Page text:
According to 2014 J.Clin. Psychology, 45% of Americans make a New Year's resolution. Weight ranks as one of the top 10 resolutions; however, only 8% or fewer are able to achieve their goal. How can we improve the odds of success?
First and foremost, one doesn't need to go on a crazy diet. Think long term - and a diet that is sustainable. Make small changes at a time. We know that changing a habit is disruptive. When it comes to weight loss, it can also be very challenging. We live in a society immersed in high calorie foods and lifestyles that often leave little time for physical activity. We need to take the initiative, think about what we are eating and how to be more physically active.
A good start is to plan meals and re-think the grocery list. Just by changing how one shops and what one shops for, one can make significant changes that will help to reduce weight and improve health. Try to avoid buying on impulse and try to limit buying fast pre-made highly processed foods. By preparing a meal at home, one decreases the frequency of eating out and reduce the amount of calories consumed. When looking for recipes, aim for those using more vegetables. They are more nutrient dense and low in calories. It is possible to actually eat more in volume and still lose weight. Another advantage of cooking at home is there are often leftovers that can be used for the next meal. This can help slim the waistline and lower the food budget as well.
We also need to pay attention to snacks at the office. A recent nursing study showed that "unconscious" snacking contributes an average of 700 cal a day. This would be equivalent to more than 1 pound of weight gain per week, unless you are a physically active person. Try to sit further from the snack or put those tempting morsels in a container that hides them from view. If snacks are out of sight, they will probably be out of mind.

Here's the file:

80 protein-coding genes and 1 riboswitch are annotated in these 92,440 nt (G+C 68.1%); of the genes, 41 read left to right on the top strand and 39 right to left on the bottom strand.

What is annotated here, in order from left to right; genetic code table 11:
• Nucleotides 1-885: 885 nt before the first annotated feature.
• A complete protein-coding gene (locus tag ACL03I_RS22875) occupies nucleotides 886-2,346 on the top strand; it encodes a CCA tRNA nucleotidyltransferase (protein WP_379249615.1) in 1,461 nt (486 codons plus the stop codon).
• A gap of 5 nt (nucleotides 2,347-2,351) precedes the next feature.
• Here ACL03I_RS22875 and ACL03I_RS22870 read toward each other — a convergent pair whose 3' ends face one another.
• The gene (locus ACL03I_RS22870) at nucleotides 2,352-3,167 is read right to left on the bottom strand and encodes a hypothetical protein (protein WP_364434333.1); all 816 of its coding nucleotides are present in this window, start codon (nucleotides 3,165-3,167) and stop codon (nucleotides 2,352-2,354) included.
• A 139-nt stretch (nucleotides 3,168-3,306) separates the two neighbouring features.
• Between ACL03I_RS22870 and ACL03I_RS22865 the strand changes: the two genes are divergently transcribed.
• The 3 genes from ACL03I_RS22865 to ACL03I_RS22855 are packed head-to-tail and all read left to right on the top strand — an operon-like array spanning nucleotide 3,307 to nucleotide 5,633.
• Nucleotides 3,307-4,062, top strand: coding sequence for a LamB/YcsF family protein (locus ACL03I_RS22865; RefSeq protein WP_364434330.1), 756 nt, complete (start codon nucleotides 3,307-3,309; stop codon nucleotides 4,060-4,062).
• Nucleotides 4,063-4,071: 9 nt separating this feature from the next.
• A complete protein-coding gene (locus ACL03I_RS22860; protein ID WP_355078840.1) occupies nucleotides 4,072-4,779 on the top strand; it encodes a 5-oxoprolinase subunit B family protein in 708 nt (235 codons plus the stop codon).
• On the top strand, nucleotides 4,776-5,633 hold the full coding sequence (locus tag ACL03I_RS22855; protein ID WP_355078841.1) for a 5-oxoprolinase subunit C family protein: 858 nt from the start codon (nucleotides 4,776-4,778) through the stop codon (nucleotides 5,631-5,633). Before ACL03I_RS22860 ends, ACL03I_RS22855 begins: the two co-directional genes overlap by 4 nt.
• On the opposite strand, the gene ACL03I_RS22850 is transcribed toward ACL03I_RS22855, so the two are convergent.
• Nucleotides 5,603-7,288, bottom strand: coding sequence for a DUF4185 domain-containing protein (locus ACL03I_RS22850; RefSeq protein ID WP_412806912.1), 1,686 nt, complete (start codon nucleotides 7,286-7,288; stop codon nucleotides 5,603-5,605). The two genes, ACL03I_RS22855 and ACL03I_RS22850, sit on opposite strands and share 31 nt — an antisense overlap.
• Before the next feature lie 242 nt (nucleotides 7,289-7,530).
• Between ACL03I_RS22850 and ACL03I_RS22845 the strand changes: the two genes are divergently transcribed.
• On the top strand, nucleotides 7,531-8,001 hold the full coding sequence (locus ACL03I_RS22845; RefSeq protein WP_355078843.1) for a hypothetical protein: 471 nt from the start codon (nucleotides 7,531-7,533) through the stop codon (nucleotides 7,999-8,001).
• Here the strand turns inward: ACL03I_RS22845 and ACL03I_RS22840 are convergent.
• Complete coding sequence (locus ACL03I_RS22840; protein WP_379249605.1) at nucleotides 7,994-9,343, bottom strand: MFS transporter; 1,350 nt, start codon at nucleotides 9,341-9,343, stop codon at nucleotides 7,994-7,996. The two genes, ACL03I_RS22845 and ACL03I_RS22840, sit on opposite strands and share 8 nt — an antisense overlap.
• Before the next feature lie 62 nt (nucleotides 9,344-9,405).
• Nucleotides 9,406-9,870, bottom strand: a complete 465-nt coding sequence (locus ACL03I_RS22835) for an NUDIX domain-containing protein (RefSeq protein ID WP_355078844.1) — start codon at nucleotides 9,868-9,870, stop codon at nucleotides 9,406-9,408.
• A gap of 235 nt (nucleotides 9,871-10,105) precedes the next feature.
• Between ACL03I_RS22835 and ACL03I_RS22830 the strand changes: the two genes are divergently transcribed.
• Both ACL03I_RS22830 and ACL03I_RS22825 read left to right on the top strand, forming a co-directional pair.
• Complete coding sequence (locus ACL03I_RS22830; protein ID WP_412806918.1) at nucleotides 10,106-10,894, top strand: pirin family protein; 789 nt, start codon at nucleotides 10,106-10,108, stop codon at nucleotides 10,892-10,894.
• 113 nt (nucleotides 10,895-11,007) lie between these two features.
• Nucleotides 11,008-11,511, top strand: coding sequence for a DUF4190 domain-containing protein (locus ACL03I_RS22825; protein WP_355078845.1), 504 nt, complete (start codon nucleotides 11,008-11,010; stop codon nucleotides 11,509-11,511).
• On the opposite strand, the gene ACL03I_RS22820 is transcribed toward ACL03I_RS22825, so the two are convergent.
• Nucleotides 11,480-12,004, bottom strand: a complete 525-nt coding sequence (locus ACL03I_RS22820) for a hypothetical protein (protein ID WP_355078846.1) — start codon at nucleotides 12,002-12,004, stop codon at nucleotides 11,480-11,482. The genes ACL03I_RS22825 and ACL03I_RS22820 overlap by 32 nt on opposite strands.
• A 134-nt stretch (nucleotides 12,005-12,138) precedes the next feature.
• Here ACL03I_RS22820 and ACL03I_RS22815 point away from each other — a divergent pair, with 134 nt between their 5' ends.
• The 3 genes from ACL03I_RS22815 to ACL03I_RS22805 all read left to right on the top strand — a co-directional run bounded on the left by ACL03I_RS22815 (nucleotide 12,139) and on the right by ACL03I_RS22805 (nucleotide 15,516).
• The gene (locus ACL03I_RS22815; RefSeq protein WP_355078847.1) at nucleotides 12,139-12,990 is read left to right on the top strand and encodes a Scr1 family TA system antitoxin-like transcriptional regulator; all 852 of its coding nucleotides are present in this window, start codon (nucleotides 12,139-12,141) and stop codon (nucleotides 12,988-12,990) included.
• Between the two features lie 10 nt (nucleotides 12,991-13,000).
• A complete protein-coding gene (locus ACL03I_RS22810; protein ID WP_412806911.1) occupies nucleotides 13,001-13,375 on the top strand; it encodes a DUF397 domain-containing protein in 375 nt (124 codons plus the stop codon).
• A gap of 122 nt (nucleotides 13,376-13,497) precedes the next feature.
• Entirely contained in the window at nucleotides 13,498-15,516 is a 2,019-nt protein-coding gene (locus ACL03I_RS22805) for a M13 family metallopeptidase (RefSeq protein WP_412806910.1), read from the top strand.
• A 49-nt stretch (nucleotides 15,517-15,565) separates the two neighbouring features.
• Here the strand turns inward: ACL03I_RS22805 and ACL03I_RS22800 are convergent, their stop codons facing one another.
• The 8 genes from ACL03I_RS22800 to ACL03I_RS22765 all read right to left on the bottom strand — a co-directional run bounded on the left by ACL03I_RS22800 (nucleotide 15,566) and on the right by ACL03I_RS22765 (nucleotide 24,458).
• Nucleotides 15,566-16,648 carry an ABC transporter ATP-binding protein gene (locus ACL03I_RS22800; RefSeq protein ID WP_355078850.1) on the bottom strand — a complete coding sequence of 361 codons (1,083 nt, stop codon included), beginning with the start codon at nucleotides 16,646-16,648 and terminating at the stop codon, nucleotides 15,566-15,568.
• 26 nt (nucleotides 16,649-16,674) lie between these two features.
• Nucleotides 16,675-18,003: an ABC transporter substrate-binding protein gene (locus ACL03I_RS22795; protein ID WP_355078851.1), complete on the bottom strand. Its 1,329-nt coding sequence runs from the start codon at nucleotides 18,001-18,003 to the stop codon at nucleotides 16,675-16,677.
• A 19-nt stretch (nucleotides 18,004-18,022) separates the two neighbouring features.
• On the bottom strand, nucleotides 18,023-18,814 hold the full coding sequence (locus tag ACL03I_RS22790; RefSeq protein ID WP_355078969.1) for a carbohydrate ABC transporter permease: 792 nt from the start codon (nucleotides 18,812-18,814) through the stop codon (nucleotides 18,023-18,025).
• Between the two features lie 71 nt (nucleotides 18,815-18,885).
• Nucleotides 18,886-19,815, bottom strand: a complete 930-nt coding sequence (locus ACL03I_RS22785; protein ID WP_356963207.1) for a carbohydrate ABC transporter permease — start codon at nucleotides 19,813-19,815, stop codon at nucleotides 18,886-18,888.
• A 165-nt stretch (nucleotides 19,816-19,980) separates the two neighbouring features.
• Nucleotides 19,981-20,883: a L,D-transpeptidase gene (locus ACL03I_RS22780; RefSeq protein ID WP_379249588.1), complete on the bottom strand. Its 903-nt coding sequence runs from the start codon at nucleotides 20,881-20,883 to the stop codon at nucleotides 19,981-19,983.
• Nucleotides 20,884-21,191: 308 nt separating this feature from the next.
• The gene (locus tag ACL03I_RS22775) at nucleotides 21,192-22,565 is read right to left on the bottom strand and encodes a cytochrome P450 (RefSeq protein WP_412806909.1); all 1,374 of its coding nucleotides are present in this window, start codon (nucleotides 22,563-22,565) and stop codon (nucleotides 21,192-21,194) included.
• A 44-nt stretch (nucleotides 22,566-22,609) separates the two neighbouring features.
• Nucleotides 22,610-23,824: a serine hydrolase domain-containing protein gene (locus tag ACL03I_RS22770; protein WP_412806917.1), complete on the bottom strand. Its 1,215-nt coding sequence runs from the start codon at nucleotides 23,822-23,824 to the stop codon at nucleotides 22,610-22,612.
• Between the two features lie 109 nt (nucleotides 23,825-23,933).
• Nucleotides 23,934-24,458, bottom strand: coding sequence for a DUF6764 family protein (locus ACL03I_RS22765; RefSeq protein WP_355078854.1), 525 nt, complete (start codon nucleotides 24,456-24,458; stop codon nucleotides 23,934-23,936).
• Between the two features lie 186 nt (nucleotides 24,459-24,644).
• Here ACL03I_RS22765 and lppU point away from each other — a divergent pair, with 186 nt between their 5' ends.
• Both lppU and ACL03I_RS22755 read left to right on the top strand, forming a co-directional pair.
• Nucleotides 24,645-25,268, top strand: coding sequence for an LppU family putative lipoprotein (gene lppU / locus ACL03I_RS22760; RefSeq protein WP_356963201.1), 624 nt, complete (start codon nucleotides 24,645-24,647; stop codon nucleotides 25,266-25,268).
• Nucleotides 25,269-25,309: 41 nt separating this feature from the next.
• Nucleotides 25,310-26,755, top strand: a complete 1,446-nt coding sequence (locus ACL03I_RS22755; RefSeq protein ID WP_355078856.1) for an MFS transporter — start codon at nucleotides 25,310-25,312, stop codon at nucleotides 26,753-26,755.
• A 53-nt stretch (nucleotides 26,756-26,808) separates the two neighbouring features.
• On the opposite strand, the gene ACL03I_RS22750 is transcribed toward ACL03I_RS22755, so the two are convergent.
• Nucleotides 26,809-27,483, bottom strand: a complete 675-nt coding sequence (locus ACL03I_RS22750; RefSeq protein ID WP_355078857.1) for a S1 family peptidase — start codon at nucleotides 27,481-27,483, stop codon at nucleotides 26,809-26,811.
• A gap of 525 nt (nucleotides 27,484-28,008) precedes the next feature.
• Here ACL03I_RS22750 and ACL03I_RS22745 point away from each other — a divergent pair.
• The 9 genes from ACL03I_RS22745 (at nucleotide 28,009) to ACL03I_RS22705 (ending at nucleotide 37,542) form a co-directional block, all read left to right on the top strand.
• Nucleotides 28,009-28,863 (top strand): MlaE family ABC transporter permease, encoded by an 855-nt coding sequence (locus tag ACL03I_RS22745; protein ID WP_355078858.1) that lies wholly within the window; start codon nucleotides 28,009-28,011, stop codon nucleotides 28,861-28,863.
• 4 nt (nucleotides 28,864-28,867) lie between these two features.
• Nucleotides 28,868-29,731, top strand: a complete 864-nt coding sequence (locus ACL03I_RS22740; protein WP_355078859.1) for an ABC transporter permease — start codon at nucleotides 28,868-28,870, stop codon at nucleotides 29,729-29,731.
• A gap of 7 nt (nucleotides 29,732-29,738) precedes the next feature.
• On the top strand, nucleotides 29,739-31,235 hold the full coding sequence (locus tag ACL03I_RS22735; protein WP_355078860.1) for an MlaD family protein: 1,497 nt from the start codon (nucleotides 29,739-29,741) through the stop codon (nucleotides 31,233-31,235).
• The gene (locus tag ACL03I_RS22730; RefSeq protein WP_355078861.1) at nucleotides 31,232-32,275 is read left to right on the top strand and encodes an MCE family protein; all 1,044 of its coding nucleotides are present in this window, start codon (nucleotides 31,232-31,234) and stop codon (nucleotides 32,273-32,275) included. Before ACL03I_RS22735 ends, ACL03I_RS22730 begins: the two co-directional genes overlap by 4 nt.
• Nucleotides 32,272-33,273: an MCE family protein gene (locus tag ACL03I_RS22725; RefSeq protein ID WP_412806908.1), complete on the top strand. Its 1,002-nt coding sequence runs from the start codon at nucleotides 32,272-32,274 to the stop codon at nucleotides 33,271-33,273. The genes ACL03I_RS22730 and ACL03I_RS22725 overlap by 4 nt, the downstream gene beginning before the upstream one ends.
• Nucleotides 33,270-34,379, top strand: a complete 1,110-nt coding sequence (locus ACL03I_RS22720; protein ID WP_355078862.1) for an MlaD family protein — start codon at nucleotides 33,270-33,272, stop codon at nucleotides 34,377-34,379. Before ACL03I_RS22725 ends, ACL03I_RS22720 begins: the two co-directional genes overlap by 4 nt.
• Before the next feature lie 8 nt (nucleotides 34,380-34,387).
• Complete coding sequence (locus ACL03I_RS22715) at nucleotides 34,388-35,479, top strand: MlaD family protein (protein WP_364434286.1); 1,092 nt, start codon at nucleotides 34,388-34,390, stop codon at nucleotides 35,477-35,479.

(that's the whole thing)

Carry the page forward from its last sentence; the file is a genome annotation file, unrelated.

Here is a recipe that can help you increase your vegetable intake!
Makes 4 servings
Nutrient per Serving: Calories 160, Total Fat 5g, Saturated fat 2g, Cholesterol 163mg, Carbs 13g, Dietary Fiber 3g, Sodium 305mg, Protein 16g
- Nonsitck olive oil-flavored cooking spray
- 1 cup sliced zucchini
- 1 cup broccoli florets
- 1 cup diced red or yellow bell peppers
- 3 whole eggs, lightly beaten
- 5 egg whites, lightly beaten
- ½ cup 1% low-fat cottage cheese
- ½ cup rehydrated sun-dried tomatoes (1 oz dry), coarsely chopped
- ¼ cup chopped green onions
- ¼ cup chopped fresh basil
- 1/8 tsp ground red pepper
- 2 tbsp grated parmesan cheese
- Paprika (optional)
- Preheat broiler. Spray 10 inch ovenproof skillet with cooking spray. Place zucchini, broccoli and bell pepper in skillet; cook and stir over high heat 3-4 minutes or until crisp-tender.
- Combine whole eggs, egg whites, cottage cheese, tomatoes, onions, basil and ground red pepper in medium bowl; mix well. Pour egg mixture over vegetables in skillet. Cook, uncovered, gently lifting sides of frittata so uncooked egg flows underneath. Cook 7-8 minutes or until frittata is almost firm and golden brown on bottom. Remove from heat. Sprinkle with parmesan.
- Broil about 5 inches from heat 3-5 minutes or until golden brown on surface. Garnish with paprika, if desired. Cut into 4 wedges. Serve immediately.